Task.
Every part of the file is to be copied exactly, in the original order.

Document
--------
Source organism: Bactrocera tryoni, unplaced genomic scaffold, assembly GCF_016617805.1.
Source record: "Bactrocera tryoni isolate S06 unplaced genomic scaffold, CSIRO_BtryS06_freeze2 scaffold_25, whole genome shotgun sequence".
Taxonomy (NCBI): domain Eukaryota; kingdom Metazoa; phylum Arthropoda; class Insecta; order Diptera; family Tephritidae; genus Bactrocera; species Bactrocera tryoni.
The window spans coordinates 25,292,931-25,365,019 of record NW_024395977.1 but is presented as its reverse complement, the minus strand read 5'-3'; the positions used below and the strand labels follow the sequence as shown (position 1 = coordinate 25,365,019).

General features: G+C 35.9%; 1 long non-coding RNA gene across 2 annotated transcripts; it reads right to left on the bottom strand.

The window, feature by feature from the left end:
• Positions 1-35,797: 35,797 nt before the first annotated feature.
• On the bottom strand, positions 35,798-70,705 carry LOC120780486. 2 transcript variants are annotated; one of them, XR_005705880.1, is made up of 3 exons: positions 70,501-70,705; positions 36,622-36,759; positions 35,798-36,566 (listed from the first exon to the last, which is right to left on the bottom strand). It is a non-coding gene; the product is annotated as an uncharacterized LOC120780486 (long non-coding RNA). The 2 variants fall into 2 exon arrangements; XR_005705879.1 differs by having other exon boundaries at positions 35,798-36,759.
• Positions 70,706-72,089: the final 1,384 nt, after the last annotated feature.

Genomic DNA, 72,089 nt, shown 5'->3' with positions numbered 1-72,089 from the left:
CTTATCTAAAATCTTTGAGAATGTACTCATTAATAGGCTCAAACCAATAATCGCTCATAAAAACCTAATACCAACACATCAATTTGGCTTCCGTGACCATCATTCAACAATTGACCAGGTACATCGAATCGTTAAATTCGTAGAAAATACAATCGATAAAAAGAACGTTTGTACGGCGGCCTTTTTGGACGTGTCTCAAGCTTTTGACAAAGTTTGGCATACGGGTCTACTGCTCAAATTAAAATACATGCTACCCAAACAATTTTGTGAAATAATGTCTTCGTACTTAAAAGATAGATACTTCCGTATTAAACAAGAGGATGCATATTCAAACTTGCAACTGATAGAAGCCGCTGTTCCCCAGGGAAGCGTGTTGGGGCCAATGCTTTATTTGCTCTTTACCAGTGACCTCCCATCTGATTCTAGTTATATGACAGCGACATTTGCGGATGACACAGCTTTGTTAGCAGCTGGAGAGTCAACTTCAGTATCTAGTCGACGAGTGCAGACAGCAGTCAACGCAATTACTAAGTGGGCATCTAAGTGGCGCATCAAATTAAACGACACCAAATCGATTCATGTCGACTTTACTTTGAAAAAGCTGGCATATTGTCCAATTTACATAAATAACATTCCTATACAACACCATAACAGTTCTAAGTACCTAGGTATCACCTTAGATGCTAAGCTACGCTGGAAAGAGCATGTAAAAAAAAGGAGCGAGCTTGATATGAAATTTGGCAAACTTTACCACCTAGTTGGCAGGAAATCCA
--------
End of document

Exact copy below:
Source organism: Bactrocera tryoni, unplaced genomic scaffold, assembly GCF_016617805.1.
Source record: "Bactrocera tryoni isolate S06 unplaced genomic scaffold, CSIRO_BtryS06_freeze2 scaffold_25, whole genome shotgun sequence".
Taxonomy (NCBI): domain Eukaryota; kingdom Metazoa; phylum Arthropoda; class Insecta; order Diptera; family Tephritidae; genus Bactrocera; species Bactrocera tryoni.
The window spans coordinates 25,292,931-25,365,019 of record NW_024395977.1 but is presented as its reverse complement, the minus strand read 5'-3'; the positions used below and the strand labels follow the sequence as shown (position 1 = coordinate 25,365,019).

General features: G+C 35.9%; 1 long non-coding RNA gene across 2 annotated transcripts; it reads right to left on the bottom strand.

The window, feature by feature from the left end:
• Positions 1-35,797: 35,797 nt before the first annotated feature.
• On the bottom strand, positions 35,798-70,705 carry LOC120780486. 2 transcript variants are annotated; one of them, XR_005705880.1, is made up of 3 exons: positions 70,501-70,705; positions 36,622-36,759; positions 35,798-36,566 (listed from the first exon to the last, which is right to left on the bottom strand). It is a non-coding gene; the product is annotated as an uncharacterized LOC120780486 (long non-coding RNA). The 2 variants fall into 2 exon arrangements; XR_005705879.1 differs by having other exon boundaries at positions 35,798-36,759.
• Positions 70,706-72,089: the final 1,384 nt, after the last annotated feature.

Genomic DNA, 72,089 nt, shown 5'->3' with positions numbered 1-72,089 from the left:
CTTATCTAAAATCTTTGAGAATGTACTCATTAATAGGCTCAAACCAATAATCGCTCATAAAAACCTAATACCAACACATCAATTTGGCTTCCGTGACCATCATTCAACAATTGACCAGGTACATCGAATCGTTAAATTCGTAGAAAATACAATCGATAAAAAGAACGTTTGTACGGCGGCCTTTTTGGACGTGTCTCAAGCTTTTGACAAAGTTTGGCATACGGGTCTACTGCTCAAATTAAAATACATGCTACCCAAACAATTTTGTGAAATAATGTCTTCGTACTTAAAAGATAGATACTTCCGTATTAAACAAGAGGATGCATATTCAAACTTGCAACTGATAGAAGCCGCTGTTCCCCAGGGAAGCGTGTTGGGGCCAATGCTTTATTTGCTCTTTACCAGTGACCTCCCATCTGATTCTAGTTATATGACAGCGACATTTGCGGATGACACAGCTTTGTTAGCAGCTGGAGAGTCAACTTCAGTATCTAGTCGACGAGTGCAGACAGCAGTCAACGCAATTACTAAGTGGGCATCTAAGTGGCGCATCAAATTAAACGACACCAAATCGATTCATGTCGACTTTACTTTGAAAAAGCTGGCATATTGTCCAATTTACATAAATAACATTCCTATACAACACCATAACAGTTCTAAGTACCTAGGTATCACCTTAGATGCTAAGCTACGCTGGAAAGAGCATGTAAAAAAAAGGAGCGAGCTTGATATGAAATTTGGCAAACTTTACCACCTAGTTGGCAGGAAATCCA